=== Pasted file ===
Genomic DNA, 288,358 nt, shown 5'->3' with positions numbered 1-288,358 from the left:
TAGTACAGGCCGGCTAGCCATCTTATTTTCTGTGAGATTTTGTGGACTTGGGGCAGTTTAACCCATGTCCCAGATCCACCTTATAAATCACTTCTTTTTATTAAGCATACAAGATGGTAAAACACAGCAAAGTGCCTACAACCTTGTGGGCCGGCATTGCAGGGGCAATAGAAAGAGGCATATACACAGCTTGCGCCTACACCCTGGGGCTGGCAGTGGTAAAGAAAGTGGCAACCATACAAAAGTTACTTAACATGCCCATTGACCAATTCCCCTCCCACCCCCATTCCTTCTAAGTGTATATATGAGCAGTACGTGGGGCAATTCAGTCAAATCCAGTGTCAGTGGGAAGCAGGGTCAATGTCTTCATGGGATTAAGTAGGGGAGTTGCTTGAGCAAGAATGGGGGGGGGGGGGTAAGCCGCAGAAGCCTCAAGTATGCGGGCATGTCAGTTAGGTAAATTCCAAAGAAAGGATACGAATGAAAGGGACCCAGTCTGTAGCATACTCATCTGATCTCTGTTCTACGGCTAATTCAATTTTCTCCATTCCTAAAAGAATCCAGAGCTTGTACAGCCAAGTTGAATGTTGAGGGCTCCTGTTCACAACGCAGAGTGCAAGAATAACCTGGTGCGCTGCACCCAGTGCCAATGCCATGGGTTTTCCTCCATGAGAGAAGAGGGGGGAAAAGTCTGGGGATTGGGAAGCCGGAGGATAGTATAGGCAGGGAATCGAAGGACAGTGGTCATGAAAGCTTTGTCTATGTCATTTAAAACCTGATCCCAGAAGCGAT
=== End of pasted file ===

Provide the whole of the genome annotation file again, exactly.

Genomic DNA, 288,358 nt, shown 5'->3' with positions numbered 1-288,358 from the left:
TAGTACAGGCCGGCTAGCCATCTTATTTTCTGTGAGATTTTGTGGACTTGGGGCAGTTTAACCCATGTCCCAGATCCACCTTATAAATCACTTCTTTTTATTAAGCATACAAGATGGTAAAACACAGCAAAGTGCCTACAACCTTGTGGGCCGGCATTGCAGGGGCAATAGAAAGAGGCATATACACAGCTTGCGCCTACACCCTGGGGCTGGCAGTGGTAAAGAAAGTGGCAACCATACAAAAGTTACTTAACATGCCCATTGACCAATTCCCCTCCCACCCCCATTCCTTCTAAGTGTATATATGAGCAGTACGTGGGGCAATTCAGTCAAATCCAGTGTCAGTGGGAAGCAGGGTCAATGTCTTCATGGGATTAAGTAGGGGAGTTGCTTGAGCAAGAATGGGGGGGGGGGGGTAAGCCGCAGAAGCCTCAAGTATGCGGGCATGTCAGTTAGGTAAATTCCAAAGAAAGGATACGAATGAAAGGGACCCAGTCTGTAGCATACTCATCTGATCTCTGTTCTACGGCTAATTCAATTTTCTCCATTCCTAAAAGAATCCAGAGCTTGTACAGCCAAGTTGAATGTTGAGGGCTCCTGTTCACAACGCAGAGTGCAAGAATAACCTGGTGCGCTGCACCCAGTGCCAATGCCATGGGTTTTCCTCCATGAGAGAAGAGGGGGGAAAAGTCTGGGGATTGGGAAGCCGGAGGATAGTATAGGCAGGGAATCGAAGGACAGTGGTCATGAAAGCTTTGTCTATGTCATTTAAAACCTGATCCCAGAAGCGAT